If that calculation had seemed fragile, at best, in the first two years of his contract, the coronavirus pandemic shattered it completely. Like most clubs across Europe, Juventus has spent much of the last year trying to establish how, precisely, it can absorb hundreds of millions of dollars in lost revenue.
Ronaldo has performed on the field — he has scored 101 goals for the club in 134 games domestically, though Juventus has drifted further out of contention for the Champions League, and in May surrendered the Serie A title for the first time in a decade — and he has, without question, helped the club expand its brand off it.
Giorgio Ricci, Juventus’ chief revenue officer, told the Times earlier this year that association with his brand was so potent that it was hard to discern how much of Juventus’ soaring prepandemic revenue was down to its domination of Serie A and how much was down, simply, to having Ronaldo on the team.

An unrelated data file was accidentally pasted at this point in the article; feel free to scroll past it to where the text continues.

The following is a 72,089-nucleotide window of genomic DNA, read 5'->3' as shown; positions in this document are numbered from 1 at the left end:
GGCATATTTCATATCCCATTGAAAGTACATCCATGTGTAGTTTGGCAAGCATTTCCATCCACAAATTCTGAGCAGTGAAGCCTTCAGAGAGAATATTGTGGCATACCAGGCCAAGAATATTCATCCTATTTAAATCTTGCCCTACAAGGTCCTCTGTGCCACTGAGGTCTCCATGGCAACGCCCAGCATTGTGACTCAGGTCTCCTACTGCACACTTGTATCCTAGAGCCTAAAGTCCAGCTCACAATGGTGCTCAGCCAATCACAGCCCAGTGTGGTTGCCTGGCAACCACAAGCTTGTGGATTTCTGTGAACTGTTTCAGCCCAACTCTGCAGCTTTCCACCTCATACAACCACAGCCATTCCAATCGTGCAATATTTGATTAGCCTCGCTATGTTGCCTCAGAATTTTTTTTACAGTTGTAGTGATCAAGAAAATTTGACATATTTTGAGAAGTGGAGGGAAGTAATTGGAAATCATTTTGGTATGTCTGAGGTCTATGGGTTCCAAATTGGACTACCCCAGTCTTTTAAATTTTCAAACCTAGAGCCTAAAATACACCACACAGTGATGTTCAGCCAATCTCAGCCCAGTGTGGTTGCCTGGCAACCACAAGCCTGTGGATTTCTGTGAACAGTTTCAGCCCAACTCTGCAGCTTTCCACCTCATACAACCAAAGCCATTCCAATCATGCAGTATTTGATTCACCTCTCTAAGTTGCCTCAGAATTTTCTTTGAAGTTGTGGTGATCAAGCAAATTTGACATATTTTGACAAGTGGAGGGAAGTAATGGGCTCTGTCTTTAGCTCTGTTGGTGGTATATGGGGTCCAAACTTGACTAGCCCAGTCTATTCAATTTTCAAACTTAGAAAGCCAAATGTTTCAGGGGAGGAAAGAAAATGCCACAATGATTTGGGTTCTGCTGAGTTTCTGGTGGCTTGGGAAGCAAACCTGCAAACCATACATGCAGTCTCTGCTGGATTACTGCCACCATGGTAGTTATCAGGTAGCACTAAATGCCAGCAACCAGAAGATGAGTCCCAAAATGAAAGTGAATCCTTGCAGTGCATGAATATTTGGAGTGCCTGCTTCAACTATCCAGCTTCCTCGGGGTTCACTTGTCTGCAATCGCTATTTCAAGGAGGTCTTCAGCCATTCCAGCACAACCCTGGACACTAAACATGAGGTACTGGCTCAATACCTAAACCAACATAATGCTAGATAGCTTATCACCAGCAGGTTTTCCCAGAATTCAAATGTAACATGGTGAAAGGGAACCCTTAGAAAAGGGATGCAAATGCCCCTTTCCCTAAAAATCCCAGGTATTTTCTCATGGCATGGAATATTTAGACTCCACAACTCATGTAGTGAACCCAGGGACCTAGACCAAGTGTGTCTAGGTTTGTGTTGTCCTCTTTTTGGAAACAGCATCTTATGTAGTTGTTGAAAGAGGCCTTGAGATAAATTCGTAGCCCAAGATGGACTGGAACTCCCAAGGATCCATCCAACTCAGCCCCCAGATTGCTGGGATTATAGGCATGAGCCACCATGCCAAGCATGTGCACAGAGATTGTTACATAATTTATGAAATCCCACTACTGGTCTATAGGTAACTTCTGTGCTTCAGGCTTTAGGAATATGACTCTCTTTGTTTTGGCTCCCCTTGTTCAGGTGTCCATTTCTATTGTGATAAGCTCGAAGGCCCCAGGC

In an era of austerity, though, his salary could not be justified. Juventus does not find itself in straits quite as dire as Barcelona, for example, but its attempts to rebuild its squad were hamstrung by its commitment to Ronaldo. It did not, in a sporting sense, want to lose him. In an economic one, though, it had little choice.
For much of the summer, that looked unlikely. Europe’s transfer market, usually so bustling, was unsettlingly quiet. Only three or four teams could even hope to get close to his salary, and none of them seemed especially interested. Ronaldo reported, as expected, for preseason training. He posted a message on Instagram dismissing, moderately unconvincingly, transfer gossip.